Employers subject to Affordable Care Act (ACA) reporting under Internal Revenue Code Sections 6055 or 6056 should prepare to comply with reporting deadlines in early 2023. For the 2022 calendar year, covered employers must:
- Furnish statements to individuals by March 2, 2023; and
- File returns with the IRS by Feb. 28, 2023 (or March 31, 2023, if filing electronically).
Penalties may apply if employers are subject to ACA reporting and fail to file returns and furnish statements by the applicable deadlines.
The annual deadline for furnishing statements to individuals is Jan. 31. However, the IRS finalized a 30-day automatic extension to the annual furnishing deadline. Thus, the deadline for furnishing statements to individuals for the 2022 calendar year is extended from Jan. 31, 2023, to March 2, 2023. In addition, the IRS has provided an alternative to automatically furnishing statements to covered individuals in certain situations.
Feb. 28, 2023: This is the deadline for 2022 filing with the IRS in paper form.
March 2, 2023: This is the deadline for furnishing 2022 Forms 1095-B and 1095-C to individuals.
March 31, 2023: This is the deadline for 2022 filing with the IRS electronically.
The IRS extended the deadline for furnishing statements to individuals. The due date for filing with the IRS is unchanged.
Furnishing Under Section 6055
The IRS has provided an alternative method for furnishing statements to individuals under Section 6055. This alternative method generally requires statements to be provided upon request only.
The following employers are subject to ACA reporting under Sections 6055 and 6056:
- Employers with self-insured health plans (Section 6055 reporting)
- Applicable large employers (ALEs) with either fully insured or self-insured health plans (Section 6056 reporting)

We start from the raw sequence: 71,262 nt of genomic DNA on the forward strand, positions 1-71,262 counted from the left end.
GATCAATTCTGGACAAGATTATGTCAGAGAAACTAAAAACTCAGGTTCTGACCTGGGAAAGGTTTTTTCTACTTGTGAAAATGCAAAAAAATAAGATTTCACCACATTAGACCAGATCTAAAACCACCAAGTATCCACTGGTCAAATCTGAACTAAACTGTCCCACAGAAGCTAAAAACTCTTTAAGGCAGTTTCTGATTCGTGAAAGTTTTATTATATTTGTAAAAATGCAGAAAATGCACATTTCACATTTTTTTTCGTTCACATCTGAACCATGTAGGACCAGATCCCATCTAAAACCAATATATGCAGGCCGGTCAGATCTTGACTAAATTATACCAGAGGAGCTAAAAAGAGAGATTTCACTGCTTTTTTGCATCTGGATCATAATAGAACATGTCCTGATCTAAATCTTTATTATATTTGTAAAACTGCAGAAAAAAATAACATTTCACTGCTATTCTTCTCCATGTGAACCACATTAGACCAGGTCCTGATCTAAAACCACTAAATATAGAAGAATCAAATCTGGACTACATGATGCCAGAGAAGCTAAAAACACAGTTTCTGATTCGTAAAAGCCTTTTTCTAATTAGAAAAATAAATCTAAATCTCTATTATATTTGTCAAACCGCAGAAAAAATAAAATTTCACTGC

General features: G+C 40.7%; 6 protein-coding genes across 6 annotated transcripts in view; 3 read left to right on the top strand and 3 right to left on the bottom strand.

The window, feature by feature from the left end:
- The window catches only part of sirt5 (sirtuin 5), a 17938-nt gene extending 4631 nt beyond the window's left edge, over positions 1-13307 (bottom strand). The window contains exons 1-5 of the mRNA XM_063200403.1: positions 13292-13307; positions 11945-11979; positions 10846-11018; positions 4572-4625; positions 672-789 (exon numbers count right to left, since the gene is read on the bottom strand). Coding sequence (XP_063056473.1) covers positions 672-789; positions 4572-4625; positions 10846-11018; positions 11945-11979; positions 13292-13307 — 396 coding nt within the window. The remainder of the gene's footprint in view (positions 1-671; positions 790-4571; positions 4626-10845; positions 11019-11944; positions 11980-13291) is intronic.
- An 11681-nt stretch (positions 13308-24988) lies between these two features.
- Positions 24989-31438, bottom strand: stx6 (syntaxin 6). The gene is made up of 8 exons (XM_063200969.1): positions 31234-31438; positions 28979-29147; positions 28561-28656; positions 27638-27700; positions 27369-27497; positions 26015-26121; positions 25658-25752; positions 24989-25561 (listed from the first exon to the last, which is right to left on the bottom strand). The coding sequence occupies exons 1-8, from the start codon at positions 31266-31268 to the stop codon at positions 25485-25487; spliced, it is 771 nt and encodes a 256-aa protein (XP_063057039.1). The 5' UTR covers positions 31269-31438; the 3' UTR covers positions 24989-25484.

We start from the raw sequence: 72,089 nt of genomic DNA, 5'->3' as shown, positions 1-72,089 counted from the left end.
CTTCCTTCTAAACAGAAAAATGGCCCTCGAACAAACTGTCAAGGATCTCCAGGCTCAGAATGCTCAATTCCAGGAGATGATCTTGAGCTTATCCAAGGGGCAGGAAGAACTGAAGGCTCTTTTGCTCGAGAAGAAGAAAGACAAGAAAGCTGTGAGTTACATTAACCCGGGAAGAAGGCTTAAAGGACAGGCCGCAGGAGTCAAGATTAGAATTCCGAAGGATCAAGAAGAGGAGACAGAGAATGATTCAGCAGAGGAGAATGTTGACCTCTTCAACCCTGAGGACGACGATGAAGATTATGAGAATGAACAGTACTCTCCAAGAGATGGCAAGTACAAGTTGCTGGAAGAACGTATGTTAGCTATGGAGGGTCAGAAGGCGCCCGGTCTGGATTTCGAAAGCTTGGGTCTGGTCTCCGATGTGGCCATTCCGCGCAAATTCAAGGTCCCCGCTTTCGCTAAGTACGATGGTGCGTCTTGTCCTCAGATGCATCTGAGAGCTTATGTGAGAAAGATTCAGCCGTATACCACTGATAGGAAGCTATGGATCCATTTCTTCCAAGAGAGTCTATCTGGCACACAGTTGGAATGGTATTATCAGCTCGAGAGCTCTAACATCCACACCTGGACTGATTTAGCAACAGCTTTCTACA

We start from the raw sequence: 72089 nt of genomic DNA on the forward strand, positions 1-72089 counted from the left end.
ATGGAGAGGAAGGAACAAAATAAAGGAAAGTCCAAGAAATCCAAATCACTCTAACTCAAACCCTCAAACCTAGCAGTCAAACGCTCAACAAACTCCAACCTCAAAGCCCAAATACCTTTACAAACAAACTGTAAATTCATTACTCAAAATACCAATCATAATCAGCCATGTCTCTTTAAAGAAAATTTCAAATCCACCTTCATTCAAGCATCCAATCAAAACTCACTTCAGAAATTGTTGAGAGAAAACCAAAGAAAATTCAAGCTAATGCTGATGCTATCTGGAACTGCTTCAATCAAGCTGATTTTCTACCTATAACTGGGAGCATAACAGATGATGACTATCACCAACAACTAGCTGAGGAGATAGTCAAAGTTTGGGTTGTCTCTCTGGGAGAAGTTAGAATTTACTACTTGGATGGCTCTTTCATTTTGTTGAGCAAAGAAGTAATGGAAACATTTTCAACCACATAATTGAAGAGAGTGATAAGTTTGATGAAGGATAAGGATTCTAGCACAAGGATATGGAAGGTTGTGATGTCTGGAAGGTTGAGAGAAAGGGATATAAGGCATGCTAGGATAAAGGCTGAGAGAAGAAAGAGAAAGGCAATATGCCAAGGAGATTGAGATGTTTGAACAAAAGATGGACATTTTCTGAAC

ALEs are employers with 50 or more full-time employees (including full-time equivalent employees) during the preceding calendar year. Note that ALEs with self-funded plans are required to comply with both reporting obligations. However, to simplify the reporting process, the IRS allows ALEs with self-insured plans to use a single combined form to report the information required under both Sections 6055 and 6056.
Section 6055 and 6056 Reporting
- Section 6055 applies to providers of minimum essential coverage (MEC), such as health insurance issuers and employers with self-insured health plans. These entities generally use Forms 1094-B and 1095-B to report information about the coverage they provided during the previous year.
- Section 6056 applies to ALEs—generally, those employers with 50 or more full-time employees, including full-time equivalents, in the previous year. ALEs use Forms 1094-C and 1095-C to report information relating to the health coverage that they offer (or do not offer) to their full-time employees.
Employers reporting under both Sections 6055 and 6056—specifically, ALEs with self-insured plans—use a combined reporting method by filing Forms 1094-C and 1095-C.
Generally, forms must be filed with the IRS annually, no later than Feb. 28 (March 31, if filed electronically) of the year following the calendar year to which the return relates. Employers may receive an automatic 30-day extension to file with the IRS by completing and filing Form 8809 by the due date of the return. Additional extensions of time to file may also be available under certain hardship conditions.